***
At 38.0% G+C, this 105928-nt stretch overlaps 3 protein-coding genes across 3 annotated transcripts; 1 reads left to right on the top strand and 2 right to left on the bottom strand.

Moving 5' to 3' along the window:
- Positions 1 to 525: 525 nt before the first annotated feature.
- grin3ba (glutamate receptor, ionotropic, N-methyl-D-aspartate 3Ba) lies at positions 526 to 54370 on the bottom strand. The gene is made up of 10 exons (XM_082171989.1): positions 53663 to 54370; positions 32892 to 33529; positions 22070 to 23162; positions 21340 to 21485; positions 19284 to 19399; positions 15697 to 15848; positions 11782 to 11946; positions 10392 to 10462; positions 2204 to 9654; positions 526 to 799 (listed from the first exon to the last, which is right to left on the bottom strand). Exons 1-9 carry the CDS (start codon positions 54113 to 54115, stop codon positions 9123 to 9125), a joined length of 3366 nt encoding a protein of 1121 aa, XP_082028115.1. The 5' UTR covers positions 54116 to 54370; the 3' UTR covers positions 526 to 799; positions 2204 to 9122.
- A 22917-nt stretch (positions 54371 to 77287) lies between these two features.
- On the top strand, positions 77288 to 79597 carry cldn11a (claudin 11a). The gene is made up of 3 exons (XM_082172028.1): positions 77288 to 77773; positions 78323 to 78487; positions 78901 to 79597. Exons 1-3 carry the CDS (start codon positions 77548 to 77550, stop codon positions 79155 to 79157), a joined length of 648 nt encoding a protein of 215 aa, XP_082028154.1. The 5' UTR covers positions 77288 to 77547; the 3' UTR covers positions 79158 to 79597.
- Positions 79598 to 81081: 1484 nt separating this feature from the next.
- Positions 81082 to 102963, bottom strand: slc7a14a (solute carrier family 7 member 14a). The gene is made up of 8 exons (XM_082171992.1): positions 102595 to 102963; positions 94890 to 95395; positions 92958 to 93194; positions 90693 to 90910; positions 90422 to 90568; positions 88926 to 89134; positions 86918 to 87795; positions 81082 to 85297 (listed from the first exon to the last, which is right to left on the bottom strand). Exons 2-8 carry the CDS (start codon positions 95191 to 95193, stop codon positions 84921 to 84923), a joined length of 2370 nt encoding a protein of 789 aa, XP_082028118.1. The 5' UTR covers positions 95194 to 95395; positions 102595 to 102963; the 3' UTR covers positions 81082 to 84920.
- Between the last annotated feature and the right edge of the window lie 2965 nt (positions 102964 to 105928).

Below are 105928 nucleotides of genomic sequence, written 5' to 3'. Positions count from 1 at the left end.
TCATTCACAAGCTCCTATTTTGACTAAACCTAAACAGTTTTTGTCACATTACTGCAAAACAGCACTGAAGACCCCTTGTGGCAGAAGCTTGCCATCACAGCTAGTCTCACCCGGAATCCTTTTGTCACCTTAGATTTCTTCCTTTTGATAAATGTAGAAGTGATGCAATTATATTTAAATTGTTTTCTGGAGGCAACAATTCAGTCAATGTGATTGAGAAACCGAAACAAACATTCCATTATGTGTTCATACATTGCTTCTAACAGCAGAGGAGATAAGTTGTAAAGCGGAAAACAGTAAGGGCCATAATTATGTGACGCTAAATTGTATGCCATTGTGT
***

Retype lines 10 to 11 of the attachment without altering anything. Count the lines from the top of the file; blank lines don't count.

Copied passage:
Below are 105928 nucleotides of genomic sequence, written 5' to 3'. Positions count from 1 at the left end.
TCATTCACAAGCTCCTATTTTGACTAAACCTAAACAGTTTTTGTCACATTACTGCAAAACAGCACTGAAGACCCCTTGTGGCAGAAGCTTGCCATCACAGCTAGTCTCACCCGGAATCCTTTTGTCACCTTAGATTTCTTCCTTTTGATAAATGTAGAAGTGATGCAATTATATTTAAATTGTTTTCTGGAGGCAACAATTCAGTCAATGTGATTGAGAAACCGAAACAAACATTCCATTATGTGTTCATACATTGCTTCTAACAGCAGAGGAGATAAGTTGTAAAGCGGAAAACAGTAAGGGCCATAATTATGTGACGCTAAATTGTATGCCATTGTGT